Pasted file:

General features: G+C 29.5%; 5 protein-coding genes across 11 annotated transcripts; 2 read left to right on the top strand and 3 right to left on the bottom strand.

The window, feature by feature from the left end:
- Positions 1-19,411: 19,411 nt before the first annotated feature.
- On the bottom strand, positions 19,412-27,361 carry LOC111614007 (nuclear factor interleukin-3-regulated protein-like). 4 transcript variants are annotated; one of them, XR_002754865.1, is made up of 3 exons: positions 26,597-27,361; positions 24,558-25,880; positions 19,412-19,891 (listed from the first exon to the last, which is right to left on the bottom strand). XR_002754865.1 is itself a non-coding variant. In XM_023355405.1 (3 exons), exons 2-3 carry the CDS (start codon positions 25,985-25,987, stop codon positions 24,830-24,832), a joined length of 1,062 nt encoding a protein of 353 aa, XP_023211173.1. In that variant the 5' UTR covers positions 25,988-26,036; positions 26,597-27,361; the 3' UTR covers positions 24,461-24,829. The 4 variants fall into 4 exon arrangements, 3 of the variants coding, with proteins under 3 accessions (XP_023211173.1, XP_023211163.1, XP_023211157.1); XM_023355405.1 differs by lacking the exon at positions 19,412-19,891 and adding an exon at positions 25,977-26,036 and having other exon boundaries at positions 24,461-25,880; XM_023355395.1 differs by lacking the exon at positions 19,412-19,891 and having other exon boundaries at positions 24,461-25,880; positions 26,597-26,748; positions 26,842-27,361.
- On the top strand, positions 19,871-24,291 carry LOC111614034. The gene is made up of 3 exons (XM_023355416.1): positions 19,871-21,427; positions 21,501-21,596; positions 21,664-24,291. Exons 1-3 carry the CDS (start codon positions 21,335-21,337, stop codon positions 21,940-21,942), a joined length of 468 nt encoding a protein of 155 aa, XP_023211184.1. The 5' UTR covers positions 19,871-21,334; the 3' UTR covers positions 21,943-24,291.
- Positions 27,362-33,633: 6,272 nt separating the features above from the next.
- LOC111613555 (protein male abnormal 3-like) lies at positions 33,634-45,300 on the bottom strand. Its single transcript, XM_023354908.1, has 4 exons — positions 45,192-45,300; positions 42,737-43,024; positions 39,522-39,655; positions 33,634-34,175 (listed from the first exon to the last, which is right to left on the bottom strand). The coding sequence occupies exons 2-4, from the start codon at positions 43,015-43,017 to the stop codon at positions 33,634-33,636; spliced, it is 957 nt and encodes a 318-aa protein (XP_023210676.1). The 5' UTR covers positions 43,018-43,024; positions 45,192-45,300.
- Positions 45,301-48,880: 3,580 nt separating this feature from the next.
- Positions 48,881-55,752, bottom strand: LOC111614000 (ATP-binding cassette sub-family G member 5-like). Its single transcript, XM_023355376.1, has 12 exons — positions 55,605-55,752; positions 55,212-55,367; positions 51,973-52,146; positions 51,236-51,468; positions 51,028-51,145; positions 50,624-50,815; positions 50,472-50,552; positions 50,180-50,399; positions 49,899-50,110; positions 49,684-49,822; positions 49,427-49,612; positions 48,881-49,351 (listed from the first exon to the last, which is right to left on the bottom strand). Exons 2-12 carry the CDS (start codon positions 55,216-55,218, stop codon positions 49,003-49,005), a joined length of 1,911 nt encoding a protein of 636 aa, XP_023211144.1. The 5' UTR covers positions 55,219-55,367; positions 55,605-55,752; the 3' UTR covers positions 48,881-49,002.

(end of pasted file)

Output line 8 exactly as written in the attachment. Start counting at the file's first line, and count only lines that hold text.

- Positions 45,301-48,880: 3,580 nt separating this feature from the next.